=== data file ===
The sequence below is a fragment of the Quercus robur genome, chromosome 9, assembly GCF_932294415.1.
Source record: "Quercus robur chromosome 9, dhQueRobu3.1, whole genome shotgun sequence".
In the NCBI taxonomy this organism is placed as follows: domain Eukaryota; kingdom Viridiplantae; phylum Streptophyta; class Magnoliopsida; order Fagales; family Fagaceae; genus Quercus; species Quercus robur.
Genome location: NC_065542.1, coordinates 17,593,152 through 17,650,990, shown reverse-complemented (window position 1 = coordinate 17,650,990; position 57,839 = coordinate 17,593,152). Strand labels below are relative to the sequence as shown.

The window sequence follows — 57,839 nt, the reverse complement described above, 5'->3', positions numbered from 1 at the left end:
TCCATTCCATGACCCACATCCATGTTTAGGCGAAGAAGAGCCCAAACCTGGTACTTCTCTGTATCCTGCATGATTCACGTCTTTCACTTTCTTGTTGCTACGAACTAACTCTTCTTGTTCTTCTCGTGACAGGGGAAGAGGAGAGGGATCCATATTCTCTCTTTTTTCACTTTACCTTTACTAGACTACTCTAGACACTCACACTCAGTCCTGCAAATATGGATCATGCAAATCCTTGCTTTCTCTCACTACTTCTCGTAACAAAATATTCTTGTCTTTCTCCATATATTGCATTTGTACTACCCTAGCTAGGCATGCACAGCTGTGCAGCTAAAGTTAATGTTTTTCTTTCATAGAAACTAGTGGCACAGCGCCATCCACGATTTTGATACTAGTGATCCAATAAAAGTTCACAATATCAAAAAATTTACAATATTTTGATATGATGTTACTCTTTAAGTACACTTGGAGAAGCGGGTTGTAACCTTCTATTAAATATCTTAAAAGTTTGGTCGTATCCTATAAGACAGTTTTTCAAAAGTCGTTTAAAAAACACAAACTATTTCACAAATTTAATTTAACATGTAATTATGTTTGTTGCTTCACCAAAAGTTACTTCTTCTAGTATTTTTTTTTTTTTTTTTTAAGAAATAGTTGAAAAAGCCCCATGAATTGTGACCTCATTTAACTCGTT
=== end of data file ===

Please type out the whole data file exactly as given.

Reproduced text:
The sequence below is a fragment of the Quercus robur genome, chromosome 9, assembly GCF_932294415.1.
Source record: "Quercus robur chromosome 9, dhQueRobu3.1, whole genome shotgun sequence".
In the NCBI taxonomy this organism is placed as follows: domain Eukaryota; kingdom Viridiplantae; phylum Streptophyta; class Magnoliopsida; order Fagales; family Fagaceae; genus Quercus; species Quercus robur.
Genome location: NC_065542.1, coordinates 17,593,152 through 17,650,990, shown reverse-complemented (window position 1 = coordinate 17,650,990; position 57,839 = coordinate 17,593,152). Strand labels below are relative to the sequence as shown.

The window sequence follows — 57,839 nt, the reverse complement described above, 5'->3', positions numbered from 1 at the left end:
TCCATTCCATGACCCACATCCATGTTTAGGCGAAGAAGAGCCCAAACCTGGTACTTCTCTGTATCCTGCATGATTCACGTCTTTCACTTTCTTGTTGCTACGAACTAACTCTTCTTGTTCTTCTCGTGACAGGGGAAGAGGAGAGGGATCCATATTCTCTCTTTTTTCACTTTACCTTTACTAGACTACTCTAGACACTCACACTCAGTCCTGCAAATATGGATCATGCAAATCCTTGCTTTCTCTCACTACTTCTCGTAACAAAATATTCTTGTCTTTCTCCATATATTGCATTTGTACTACCCTAGCTAGGCATGCACAGCTGTGCAGCTAAAGTTAATGTTTTTCTTTCATAGAAACTAGTGGCACAGCGCCATCCACGATTTTGATACTAGTGATCCAATAAAAGTTCACAATATCAAAAAATTTACAATATTTTGATATGATGTTACTCTTTAAGTACACTTGGAGAAGCGGGTTGTAACCTTCTATTAAATATCTTAAAAGTTTGGTCGTATCCTATAAGACAGTTTTTCAAAAGTCGTTTAAAAAACACAAACTATTTCACAAATTTAATTTAACATGTAATTATGTTTGTTGCTTCACCAAAAGTTACTTCTTCTAGTATTTTTTTTTTTTTTTTTTAAGAAATAGTTGAAAAAGCCCCATGAATTGTGACCTCATTTAACTCGTT